The costs of US cable and fixed telecom bundles are as much as 45% higher than advertised, according to a new cable and telecom bundle pricing report from GlobalData.
The firm’s report, “@Home – Bundles U.S. Monthly Pricing,” looks at providers’ average featured bundle monthly recurring charge (MRC) and compared it to the cost after equipment or technical charges are added. The result, at least in some cases, is unlikely to make consumers happy.
The press release provided an example. Xfinity’s $40 Starter Internet plus Basic bundle jumped from $40 to $58 per month due to equipment costs, though prices can vary based on location, according to Courtney Rudd, GlobalData’s Senior Consumer Services Analyst.
According to GlobalData’s research, Verizon had the highest additional costs in August at $24 per month, followed closely by Frontier and Optimum with around $17 to $18 in additional equipment fees. AT&T and Google Fiber offered the most cost transparency in bundle price with zero additional equipment or technology fees, GlobalData said.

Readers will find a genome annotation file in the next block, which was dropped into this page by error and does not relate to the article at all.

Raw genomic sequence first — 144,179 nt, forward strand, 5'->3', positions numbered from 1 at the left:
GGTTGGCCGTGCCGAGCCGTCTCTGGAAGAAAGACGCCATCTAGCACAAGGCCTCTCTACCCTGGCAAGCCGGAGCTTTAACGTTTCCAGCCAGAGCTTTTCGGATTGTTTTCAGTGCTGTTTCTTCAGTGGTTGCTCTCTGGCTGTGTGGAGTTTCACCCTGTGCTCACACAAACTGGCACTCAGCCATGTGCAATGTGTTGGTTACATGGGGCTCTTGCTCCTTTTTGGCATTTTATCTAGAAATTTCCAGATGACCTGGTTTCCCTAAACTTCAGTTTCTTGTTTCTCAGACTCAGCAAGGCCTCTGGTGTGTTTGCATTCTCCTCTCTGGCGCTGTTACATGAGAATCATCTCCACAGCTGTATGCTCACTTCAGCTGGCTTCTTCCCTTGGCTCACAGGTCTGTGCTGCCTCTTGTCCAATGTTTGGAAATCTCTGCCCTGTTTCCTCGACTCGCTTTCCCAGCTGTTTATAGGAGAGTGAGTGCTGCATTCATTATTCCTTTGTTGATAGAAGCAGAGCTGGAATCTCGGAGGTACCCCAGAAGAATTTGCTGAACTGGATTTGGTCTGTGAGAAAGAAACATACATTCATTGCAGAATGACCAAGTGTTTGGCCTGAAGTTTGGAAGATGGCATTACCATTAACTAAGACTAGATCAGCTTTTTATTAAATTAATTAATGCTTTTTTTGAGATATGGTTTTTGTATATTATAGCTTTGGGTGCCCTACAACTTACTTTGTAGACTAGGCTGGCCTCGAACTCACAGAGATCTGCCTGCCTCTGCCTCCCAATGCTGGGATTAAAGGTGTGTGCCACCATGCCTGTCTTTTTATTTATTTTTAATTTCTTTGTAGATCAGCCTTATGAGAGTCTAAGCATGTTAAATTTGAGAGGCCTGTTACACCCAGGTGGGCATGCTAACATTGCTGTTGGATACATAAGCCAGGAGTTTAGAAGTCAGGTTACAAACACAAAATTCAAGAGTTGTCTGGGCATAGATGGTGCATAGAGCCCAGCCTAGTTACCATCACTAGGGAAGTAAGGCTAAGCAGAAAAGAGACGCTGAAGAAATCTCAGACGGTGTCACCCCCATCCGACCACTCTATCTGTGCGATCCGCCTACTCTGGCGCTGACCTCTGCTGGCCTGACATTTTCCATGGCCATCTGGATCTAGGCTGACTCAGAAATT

This is more than an inconvenience and annoyance. “The lack of pricing transparency in the US market is an ongoing inconvenience for customers and an open invitation for disruptor aggression,” Rudd said in a press release. “A lack of transparency regarding additional service and technology fees could be a key differentiator for service providers wanting to sweep up these disgruntled customers.”
Perception is everything, and clearly consumers are far more likely to develop negative feelings about their provider if their prices seem to be one thing – and mysteriously skyrocket to another. Clear and concise pricing can moderate sticker shock and “the online experience.” Such an approach, combined with contract buyout and/or cash-back incentives can make it easier for people to change service providers, Rudd said.
In July BroadBand Now Research found that half of Americans have access to speeds of at least 500 Mbps while 48.5% have access to wired broadband for $60 less per month.